Fidel Castro, the controversial former Cuban president and one of the longest serving world leaders, died at the age of 90 on Nov. 25.
Raul Castro, current Cuban president and Castro's brother, announced his death, which has been both mourned and celebrated since it was announced.
Supporters of Castro praised him, saying he gave the country back to its people after toppling the government in 1950. Others, however, criticized him as a dictator.
“I always said it couldn't be,” one woman told the BBC of the leader’s death. “Even though they said it now, I say it can't be."
Popular VideoThis young teenage singer was shocked when Keith Urban invited her on stage at his concert. A few moments later, he made her wildest dreams come true.
In Little Havana, the Cuban community within Miami, Florida, there were reports of celebrations over Castro’s death, and an exile group said his legacy was “intolerance.”
President-elect Donald Trump chose to celebrate Castro’s passing, tweeting simply, “Fidel Castro is dead!” on Nov. 26. He subsequently released a statement calling Castro a "brutal dictator," according to USA Today.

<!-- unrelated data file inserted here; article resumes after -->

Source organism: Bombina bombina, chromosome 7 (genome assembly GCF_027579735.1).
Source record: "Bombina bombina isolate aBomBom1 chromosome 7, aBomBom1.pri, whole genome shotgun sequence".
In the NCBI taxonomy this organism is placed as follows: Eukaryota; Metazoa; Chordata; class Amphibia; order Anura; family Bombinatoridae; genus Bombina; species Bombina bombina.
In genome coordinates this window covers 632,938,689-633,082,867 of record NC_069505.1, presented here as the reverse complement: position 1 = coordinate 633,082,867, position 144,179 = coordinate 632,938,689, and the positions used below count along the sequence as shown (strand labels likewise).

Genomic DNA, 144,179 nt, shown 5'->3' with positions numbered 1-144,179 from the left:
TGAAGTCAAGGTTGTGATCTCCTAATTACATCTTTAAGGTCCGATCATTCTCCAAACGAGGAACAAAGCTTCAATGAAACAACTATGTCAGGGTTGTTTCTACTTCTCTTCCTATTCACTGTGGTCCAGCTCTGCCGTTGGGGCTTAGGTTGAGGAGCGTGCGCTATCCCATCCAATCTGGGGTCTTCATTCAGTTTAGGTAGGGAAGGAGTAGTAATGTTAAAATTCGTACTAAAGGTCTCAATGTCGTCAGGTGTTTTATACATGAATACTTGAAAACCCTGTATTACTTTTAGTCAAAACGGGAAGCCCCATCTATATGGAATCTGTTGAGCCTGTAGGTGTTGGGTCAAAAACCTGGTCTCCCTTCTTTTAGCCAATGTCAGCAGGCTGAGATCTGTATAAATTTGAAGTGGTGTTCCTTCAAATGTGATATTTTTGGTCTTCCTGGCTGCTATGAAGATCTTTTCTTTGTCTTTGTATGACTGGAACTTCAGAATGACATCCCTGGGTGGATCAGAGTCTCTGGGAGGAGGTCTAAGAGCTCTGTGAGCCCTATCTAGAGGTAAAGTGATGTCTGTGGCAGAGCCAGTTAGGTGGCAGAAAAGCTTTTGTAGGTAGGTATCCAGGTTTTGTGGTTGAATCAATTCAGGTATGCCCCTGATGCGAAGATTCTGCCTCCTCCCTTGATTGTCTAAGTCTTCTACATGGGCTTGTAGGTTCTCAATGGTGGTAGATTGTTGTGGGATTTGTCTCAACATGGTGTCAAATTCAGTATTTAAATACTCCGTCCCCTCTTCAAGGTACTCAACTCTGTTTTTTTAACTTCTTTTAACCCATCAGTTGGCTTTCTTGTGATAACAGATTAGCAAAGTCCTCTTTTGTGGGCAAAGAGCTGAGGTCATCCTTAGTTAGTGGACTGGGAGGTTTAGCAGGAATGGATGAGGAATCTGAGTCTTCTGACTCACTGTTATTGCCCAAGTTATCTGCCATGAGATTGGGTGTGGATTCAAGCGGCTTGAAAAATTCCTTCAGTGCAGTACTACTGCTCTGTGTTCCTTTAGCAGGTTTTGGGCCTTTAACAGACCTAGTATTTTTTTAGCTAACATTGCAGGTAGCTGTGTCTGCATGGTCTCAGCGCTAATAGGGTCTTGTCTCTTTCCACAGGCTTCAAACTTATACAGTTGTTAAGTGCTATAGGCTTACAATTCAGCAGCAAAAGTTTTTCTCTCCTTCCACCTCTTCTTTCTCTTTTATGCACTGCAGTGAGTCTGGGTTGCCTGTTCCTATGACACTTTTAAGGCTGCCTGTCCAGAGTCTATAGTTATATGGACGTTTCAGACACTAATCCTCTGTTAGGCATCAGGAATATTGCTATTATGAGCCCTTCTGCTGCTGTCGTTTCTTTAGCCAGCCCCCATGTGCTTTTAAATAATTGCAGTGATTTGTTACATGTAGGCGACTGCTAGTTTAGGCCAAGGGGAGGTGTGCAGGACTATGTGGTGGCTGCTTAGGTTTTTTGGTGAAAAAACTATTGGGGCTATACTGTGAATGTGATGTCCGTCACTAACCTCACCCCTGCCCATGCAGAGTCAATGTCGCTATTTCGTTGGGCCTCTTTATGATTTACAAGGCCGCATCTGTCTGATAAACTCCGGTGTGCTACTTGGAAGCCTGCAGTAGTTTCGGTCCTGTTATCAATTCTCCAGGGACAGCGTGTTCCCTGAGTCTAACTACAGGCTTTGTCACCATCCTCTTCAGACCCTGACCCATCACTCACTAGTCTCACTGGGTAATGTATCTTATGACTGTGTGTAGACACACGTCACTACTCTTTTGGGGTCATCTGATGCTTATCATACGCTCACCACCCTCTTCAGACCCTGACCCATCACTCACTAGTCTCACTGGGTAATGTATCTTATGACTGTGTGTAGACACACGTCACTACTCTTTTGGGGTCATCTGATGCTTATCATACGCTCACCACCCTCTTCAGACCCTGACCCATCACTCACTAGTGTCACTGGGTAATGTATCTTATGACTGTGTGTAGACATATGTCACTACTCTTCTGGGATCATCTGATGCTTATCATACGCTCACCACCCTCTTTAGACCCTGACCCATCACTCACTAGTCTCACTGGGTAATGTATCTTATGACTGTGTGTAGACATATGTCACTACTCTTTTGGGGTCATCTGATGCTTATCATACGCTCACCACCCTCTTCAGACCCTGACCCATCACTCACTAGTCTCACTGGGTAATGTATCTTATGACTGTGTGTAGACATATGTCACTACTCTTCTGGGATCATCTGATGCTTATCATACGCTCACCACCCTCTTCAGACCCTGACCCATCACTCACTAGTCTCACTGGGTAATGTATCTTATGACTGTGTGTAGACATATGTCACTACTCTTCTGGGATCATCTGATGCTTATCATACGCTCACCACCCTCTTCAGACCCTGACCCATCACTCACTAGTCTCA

Castro’s successor was not immediately as popular as his brother, but made international headlines when he struck a deal with President Barack Obama that normalized relations between the two countries for the first time in decades, according to The New York Times. Castro responded to the historic developments in a letter to students at the University of Havana.
“I do not trust the politics of the United States, nor have I exchanged a word with them, but this is not, in any way, a rejection of a peaceful solution to conflicts,” he wrote in January 2015.
Popular VideoThis young teenage singer was shocked when Keith Urban invited her on stage at his concert. A few moments later, he made her wildest dreams come true:
“The grave dangers that threaten humanity today have to give way to norms that are compatible with human dignity," he continued. "No country is excluded from such rights. With this spirit I have fought, and will continue fighting, until my last breath.”
Castro made his final public appearance in April, speaking at the Seventh Congress of the Cuban Communist Party and looking frail and elderly.
“Soon I will be like everybody else,” he said in his speech. “Our turn comes to us all, but the ideas of Cuban communism will endure.”